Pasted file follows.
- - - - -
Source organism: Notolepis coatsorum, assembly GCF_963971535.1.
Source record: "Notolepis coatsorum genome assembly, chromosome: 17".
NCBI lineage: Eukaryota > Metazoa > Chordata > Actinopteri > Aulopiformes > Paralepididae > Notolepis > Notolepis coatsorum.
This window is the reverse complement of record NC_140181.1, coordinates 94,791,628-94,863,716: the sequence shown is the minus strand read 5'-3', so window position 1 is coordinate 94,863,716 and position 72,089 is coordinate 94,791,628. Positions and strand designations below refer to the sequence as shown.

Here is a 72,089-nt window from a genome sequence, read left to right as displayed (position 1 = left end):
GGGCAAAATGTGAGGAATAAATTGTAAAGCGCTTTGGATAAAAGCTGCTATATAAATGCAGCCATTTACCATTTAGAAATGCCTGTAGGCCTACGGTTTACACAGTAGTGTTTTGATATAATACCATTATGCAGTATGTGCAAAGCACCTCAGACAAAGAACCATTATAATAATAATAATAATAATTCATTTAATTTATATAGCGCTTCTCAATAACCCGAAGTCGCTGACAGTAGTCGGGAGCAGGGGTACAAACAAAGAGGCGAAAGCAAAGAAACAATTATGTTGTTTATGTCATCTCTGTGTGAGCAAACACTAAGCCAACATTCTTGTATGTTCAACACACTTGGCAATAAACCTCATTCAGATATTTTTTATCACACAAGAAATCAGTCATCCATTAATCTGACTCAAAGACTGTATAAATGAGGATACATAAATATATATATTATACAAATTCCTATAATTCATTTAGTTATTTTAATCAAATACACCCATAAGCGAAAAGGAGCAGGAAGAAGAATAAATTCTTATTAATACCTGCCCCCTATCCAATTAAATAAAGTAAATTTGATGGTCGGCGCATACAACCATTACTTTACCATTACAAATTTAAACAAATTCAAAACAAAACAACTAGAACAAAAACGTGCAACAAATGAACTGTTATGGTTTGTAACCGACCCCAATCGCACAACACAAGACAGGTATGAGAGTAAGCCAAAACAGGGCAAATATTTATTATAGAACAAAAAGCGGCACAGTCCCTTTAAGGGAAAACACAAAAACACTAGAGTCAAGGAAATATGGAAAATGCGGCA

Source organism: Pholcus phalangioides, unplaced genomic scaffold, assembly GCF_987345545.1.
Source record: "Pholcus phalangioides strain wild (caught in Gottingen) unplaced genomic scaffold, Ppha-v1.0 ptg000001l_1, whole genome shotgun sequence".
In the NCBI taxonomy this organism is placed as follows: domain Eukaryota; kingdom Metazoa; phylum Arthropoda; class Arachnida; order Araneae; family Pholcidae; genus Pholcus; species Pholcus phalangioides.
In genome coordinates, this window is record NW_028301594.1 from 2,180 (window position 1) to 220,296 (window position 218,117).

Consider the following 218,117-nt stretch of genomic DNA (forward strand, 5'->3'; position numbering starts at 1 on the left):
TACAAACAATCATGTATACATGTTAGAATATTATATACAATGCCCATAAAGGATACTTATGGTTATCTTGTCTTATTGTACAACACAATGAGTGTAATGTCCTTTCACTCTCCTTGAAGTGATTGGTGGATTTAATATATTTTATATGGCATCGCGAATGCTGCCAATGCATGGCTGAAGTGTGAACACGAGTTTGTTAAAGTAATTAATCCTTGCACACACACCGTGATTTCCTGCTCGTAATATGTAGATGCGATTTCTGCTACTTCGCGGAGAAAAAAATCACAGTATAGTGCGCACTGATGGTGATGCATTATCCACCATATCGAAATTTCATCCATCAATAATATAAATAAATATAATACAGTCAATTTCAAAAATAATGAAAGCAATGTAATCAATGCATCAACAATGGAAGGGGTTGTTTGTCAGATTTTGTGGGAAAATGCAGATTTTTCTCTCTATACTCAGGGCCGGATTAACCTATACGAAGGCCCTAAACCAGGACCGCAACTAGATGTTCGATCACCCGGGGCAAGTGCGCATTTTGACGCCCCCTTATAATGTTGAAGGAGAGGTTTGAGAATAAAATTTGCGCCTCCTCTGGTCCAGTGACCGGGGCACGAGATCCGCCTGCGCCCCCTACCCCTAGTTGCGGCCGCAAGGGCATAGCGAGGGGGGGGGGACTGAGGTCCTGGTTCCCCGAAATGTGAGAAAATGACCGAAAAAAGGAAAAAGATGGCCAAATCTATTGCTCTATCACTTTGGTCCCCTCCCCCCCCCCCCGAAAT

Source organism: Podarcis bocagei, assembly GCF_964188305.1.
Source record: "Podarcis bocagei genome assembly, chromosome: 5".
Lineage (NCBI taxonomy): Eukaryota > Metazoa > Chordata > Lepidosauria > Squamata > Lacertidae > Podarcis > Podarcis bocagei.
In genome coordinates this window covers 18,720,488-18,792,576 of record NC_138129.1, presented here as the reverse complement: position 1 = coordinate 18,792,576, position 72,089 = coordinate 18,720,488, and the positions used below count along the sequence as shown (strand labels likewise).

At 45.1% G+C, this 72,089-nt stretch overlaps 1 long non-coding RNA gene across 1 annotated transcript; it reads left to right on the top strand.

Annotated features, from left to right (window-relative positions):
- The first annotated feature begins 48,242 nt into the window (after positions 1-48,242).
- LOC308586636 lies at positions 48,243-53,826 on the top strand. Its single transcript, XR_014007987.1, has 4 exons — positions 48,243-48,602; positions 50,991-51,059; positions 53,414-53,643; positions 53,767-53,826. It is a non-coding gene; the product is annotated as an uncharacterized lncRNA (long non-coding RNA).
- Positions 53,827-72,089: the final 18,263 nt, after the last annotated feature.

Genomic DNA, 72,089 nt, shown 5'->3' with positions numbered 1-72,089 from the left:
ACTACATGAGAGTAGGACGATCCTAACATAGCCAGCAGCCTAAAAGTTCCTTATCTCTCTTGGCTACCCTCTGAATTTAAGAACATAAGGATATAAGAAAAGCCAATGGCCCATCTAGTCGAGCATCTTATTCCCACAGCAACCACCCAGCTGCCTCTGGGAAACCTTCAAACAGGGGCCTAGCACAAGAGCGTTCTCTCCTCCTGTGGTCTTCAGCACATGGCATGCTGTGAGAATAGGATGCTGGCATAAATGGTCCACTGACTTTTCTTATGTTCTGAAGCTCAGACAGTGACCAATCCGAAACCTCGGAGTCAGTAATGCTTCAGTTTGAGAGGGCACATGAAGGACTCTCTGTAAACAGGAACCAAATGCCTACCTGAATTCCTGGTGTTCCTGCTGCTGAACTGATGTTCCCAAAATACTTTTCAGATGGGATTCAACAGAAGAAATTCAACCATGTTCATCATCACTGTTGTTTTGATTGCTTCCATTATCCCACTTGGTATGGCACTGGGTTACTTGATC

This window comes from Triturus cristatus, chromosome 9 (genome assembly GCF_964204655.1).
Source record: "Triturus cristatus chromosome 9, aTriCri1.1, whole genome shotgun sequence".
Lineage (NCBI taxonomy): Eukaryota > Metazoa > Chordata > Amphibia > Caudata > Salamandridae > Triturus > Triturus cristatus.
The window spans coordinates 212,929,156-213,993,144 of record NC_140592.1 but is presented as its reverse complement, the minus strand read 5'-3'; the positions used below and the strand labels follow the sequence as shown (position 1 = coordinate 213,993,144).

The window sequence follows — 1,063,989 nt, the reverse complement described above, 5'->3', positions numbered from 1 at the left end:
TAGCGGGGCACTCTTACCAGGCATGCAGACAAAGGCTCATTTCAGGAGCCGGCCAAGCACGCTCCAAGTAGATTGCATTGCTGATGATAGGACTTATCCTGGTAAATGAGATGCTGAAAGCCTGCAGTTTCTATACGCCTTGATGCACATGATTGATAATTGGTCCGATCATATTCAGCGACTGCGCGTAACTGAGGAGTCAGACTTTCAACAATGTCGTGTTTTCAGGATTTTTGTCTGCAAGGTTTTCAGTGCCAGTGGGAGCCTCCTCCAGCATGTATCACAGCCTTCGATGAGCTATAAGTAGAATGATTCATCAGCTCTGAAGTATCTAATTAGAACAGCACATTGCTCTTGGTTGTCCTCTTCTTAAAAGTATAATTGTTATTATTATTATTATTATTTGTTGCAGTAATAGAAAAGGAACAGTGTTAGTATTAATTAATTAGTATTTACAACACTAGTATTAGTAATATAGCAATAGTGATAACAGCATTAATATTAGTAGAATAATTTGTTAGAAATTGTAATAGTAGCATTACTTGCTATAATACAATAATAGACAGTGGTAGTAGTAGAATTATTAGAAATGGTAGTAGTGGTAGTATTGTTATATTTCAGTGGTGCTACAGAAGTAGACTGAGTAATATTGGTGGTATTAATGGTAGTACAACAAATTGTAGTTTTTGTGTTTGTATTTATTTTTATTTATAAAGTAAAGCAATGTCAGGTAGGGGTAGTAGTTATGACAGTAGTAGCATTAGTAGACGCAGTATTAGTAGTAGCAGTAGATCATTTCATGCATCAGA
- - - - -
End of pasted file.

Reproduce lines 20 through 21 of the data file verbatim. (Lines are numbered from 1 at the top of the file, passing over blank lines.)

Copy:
- LOC308586636 lies at positions 48,243-53,826 on the top strand. Its single transcript, XR_014007987.1, has 4 exons — positions 48,243-48,602; positions 50,991-51,059; positions 53,414-53,643; positions 53,767-53,826. It is a non-coding gene; the product is annotated as an uncharacterized lncRNA (long non-coding RNA).
- Positions 53,827-72,089: the final 18,263 nt, after the last annotated feature.